(Music Playing: "City of Blinding Lights," U2)

YELLIN: Sometimes skipping "Hail to the Chief" altogether.

President BARACK OBAMA: (Posing with children) Everybody say cheese!

YELLIN: The image mirrors the message.

OBAMA: It was time to get out of Washington.

YELLIN: The President wants to distance himself from Washington and the partisan politics that he promised, but failed to fix.

OBAMA: Some folks in Washington don't seem to be listening.

What's broken is our politics.

The problem is is that we've got the kind of partisan brinksmanship that is willing to put party ahead of country.

YELLIN: You'll hear him say throughout the campaign that he's tried to fight the gridlock, something he explained at a recent press conference.

OBAMA: I used up a lot of political capital, and I've got the dings and bruises to prove it.

YELLIN: Democrats say this message can work.

PAUL BEGALA, CNN contributor: He can go out there and say, I've been trying to change the system, I've been fighting the established order, I'm pushing my jobs bill, which is really, I think, the best thing he's got going for him right now.

YELLIN: But Republicans are already building a case against him.

WHIT AYERS, Republican pollster: The problem is that he's the head of the government in Washington, and his party controls half the Congress in Washington. It just becomes a very, very difficult sell to the American people to persuade them that the head of the Democratic Party that controls the Senate, and the head of the entire government, is running against the government that he heads.

(End Video Clip)

LEMON: It's interesting. Jessica Yellin joins us now live from the White House. I say it's interesting because a politician in Washington separating himself from politics in Washington. Does the Obama campaign think this anti-Rose Garden strategy is working for them?

YELLIN: Well Don, in some polls, one poll in particular, the Quinnipiac poll, you do see his numbers inching up already over the last month. Other polls are mixed, but they argue it'll take time for the message to break through, but they do think it works. Their argument is that repetition of his message, distancing himself from Washington both physically and through his words, and through repeating his vision for the future, that he can make the case to voters that his project to break the gridlock in Washington is not a failure, it's just still in the works, and that voters should give him more time to let him finish the project. Don?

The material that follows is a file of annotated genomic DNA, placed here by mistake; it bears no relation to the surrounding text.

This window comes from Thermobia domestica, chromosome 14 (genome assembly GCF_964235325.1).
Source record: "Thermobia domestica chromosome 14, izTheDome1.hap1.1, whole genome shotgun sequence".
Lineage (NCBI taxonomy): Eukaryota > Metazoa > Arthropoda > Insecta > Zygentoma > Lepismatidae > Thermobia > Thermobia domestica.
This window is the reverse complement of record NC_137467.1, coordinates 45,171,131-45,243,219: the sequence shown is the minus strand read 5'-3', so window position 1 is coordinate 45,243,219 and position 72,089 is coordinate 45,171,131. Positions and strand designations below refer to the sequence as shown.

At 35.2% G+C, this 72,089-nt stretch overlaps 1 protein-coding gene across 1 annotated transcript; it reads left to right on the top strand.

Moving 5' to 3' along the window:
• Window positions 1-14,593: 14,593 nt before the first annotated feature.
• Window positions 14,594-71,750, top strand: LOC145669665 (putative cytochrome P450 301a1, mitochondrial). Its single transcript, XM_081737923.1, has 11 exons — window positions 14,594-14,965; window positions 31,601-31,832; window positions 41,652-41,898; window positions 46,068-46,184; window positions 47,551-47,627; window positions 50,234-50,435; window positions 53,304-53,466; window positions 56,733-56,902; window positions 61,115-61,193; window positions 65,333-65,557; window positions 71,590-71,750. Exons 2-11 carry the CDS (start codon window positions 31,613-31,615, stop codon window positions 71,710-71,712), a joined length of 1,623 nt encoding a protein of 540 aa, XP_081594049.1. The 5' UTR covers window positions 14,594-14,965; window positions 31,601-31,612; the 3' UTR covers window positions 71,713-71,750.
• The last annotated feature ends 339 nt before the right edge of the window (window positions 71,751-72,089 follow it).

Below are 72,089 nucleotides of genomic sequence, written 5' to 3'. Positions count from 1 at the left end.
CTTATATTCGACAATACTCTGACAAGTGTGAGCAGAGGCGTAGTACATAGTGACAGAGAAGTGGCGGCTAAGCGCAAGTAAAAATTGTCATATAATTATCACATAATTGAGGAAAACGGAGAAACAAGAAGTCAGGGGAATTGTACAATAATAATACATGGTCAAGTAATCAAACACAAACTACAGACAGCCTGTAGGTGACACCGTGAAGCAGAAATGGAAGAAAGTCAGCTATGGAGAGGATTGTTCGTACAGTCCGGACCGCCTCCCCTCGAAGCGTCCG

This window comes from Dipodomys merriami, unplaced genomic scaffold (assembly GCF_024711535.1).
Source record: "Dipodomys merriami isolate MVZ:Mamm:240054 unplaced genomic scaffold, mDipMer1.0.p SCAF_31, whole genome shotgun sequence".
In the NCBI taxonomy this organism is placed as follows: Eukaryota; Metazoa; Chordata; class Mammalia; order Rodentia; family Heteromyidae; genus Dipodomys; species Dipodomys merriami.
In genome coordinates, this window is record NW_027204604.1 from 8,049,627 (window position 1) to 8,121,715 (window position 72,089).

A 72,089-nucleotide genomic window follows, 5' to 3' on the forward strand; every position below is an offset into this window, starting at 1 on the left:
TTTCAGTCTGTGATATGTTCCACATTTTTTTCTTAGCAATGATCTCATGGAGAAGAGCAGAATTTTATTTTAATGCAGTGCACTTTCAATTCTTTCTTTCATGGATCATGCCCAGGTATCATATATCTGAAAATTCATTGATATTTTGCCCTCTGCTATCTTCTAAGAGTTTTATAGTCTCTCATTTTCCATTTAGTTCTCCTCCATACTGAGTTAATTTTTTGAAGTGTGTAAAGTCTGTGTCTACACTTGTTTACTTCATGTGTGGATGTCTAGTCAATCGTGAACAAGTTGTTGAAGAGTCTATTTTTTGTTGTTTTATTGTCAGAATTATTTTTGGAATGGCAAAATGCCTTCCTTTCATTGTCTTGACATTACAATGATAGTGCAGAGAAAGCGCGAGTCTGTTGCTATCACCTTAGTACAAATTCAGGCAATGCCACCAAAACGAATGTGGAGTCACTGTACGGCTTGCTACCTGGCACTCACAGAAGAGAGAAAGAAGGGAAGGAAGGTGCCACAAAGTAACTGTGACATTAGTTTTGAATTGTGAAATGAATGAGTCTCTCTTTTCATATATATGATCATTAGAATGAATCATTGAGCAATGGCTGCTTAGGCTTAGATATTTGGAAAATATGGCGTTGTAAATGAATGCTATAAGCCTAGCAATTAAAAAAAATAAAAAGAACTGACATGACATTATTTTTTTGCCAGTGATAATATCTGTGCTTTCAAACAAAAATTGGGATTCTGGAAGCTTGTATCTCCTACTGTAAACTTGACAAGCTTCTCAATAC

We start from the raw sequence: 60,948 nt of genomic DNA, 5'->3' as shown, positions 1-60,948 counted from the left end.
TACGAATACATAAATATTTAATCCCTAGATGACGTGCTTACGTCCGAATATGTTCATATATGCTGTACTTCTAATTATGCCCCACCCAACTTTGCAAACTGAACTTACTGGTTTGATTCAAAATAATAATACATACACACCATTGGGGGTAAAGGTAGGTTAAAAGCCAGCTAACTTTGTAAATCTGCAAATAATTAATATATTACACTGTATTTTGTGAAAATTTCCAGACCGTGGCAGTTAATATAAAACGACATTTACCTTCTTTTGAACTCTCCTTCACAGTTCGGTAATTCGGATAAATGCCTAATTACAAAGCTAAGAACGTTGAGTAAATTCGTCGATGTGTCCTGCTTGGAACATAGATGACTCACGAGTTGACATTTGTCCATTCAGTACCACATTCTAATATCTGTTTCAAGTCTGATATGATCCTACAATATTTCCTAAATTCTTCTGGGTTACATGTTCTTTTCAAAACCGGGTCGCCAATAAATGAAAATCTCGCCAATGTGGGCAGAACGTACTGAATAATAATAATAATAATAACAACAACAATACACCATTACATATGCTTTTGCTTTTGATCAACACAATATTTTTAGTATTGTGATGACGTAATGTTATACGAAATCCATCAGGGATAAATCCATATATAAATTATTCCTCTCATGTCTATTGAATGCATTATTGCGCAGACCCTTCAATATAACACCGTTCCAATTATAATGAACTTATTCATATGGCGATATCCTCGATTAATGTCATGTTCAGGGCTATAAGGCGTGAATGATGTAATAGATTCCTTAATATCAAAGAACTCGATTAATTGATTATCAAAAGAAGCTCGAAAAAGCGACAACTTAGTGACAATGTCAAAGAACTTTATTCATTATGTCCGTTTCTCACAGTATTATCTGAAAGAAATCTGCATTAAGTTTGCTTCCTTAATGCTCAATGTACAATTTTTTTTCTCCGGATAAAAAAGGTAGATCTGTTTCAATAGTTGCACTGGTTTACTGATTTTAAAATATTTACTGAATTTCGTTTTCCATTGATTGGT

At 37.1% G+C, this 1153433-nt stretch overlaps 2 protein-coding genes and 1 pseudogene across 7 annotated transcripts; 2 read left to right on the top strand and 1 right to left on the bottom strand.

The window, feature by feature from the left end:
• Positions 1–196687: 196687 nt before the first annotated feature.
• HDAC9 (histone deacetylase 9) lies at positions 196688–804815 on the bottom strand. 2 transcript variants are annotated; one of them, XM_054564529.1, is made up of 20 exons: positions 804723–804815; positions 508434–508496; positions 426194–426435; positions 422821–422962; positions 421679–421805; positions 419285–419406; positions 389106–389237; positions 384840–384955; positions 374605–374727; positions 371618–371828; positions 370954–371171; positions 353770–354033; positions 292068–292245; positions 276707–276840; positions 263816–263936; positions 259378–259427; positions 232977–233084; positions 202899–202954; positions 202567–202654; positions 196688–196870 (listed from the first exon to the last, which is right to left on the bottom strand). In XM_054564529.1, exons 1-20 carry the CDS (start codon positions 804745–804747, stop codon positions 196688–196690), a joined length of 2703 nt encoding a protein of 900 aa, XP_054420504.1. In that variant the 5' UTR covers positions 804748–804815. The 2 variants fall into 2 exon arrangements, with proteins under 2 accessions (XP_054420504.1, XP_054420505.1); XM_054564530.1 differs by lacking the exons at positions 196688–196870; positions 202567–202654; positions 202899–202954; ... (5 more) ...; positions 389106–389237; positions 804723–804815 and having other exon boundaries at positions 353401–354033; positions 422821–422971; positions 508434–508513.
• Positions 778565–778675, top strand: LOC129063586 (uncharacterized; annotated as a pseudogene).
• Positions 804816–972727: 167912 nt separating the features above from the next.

LEMON: Alright Jessica. Despite the anti-Rose Garden strategy, we expect to hear from the President in the Rose Garden at the top of the hour. What's he talking about?

YELLIN: I know, funny timing, right?

LEMON: Yeah.

YELLIN: Yeah. You know, he can't disown the presidency. And – because he is President, so you do see him using the building, and he will be here today in the Rose Garden. But his primary strategy of reaching the voters is out there in the field. That's why he's going to Philadelphia tomorrow. When he's here at the Rose Garden today, he'll be talking about executive actions he's taking to help veterans, and I'll point out that these are actions that he can take without Congress. So even when he's in the Rose Garden, he's physically – actually distancing himself from the other power center in Washington, Congress. So yes, the Rose Garden, but again, separating himself in some ways from the other power center in Washington, Don?

LEMON: So it's like if a tree falls in the woods, it's – okay. (Laughing)

Is it actually in the woods? Did it fall?

YELLIN: Washington – President against Washington.

Matt Hadro
Matt Hadro
Matt Hadro was a News Analyst for the Media Research Center's News Analysis Division from 2010 through early 2014